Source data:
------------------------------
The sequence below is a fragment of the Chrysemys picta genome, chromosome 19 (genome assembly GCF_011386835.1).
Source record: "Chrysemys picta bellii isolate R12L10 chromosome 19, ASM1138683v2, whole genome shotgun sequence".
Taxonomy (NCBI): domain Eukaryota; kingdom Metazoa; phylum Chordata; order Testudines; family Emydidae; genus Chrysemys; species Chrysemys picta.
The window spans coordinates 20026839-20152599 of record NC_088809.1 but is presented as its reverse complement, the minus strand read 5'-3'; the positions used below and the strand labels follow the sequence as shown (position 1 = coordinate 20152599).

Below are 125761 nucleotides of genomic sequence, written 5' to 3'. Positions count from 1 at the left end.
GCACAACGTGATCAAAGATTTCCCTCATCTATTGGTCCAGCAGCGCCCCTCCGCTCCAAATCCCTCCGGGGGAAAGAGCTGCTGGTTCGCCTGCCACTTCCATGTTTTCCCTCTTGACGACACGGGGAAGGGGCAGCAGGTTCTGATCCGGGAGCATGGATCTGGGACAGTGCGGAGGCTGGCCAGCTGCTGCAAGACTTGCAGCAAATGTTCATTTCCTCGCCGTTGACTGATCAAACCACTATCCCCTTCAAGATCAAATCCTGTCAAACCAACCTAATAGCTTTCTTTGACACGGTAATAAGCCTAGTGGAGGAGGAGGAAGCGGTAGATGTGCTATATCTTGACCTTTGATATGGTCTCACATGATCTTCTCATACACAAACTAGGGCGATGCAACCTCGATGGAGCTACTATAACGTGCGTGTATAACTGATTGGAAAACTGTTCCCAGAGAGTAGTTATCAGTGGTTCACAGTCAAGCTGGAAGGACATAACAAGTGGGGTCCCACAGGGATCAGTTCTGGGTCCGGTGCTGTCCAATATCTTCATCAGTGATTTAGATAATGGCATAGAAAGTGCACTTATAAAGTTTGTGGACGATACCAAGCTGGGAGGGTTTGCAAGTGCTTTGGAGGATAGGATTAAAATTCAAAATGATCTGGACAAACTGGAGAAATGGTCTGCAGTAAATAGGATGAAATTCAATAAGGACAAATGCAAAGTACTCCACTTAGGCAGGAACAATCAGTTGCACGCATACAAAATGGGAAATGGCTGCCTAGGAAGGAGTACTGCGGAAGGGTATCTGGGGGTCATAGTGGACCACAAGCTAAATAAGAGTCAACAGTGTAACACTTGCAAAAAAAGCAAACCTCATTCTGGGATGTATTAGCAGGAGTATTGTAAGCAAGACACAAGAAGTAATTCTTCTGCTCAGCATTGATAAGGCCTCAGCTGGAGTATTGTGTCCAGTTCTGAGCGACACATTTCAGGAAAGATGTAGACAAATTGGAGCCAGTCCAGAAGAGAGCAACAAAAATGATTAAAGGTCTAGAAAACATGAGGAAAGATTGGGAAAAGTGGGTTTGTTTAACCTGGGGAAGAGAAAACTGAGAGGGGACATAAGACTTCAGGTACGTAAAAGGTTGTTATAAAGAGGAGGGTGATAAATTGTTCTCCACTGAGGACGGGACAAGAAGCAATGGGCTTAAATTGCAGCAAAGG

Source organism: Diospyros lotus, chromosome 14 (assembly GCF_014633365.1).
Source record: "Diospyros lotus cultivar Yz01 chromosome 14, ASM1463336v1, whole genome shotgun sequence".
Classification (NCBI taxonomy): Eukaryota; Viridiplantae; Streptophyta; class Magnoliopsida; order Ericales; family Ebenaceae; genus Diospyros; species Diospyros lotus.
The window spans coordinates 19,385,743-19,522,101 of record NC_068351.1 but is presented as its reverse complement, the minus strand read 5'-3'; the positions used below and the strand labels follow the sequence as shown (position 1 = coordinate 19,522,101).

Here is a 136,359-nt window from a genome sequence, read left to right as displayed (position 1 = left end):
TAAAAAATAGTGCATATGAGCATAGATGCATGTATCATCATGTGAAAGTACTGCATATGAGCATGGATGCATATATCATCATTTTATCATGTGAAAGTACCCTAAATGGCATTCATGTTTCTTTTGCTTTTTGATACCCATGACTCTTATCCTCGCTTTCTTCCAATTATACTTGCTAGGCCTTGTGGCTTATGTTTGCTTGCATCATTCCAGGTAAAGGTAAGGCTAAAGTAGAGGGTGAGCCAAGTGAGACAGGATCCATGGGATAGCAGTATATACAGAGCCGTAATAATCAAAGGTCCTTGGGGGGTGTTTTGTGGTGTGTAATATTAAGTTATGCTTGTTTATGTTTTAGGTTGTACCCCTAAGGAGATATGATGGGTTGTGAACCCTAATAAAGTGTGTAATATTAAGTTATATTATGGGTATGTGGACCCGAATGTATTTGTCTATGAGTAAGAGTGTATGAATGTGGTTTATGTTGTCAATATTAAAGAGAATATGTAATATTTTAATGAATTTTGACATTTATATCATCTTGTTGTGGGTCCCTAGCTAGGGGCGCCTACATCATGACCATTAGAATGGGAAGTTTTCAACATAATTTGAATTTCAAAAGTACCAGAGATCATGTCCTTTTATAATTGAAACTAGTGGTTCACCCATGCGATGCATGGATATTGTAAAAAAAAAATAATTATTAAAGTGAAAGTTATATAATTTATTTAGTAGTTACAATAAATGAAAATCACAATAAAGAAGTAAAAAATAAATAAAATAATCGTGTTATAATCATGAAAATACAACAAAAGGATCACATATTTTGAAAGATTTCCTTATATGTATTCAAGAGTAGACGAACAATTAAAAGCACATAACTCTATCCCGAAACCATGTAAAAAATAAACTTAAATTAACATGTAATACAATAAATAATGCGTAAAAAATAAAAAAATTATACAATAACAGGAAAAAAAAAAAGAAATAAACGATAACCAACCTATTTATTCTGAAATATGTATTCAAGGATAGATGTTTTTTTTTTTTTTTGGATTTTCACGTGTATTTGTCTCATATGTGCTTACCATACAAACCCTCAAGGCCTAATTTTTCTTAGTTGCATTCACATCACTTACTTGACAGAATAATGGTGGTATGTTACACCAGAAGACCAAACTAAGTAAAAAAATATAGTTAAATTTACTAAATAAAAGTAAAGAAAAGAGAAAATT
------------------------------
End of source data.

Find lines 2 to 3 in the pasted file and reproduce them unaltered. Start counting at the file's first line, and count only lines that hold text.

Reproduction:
Source record: "Chrysemys picta bellii isolate R12L10 chromosome 19, ASM1138683v2, whole genome shotgun sequence".
Taxonomy (NCBI): domain Eukaryota; kingdom Metazoa; phylum Chordata; order Testudines; family Emydidae; genus Chrysemys; species Chrysemys picta.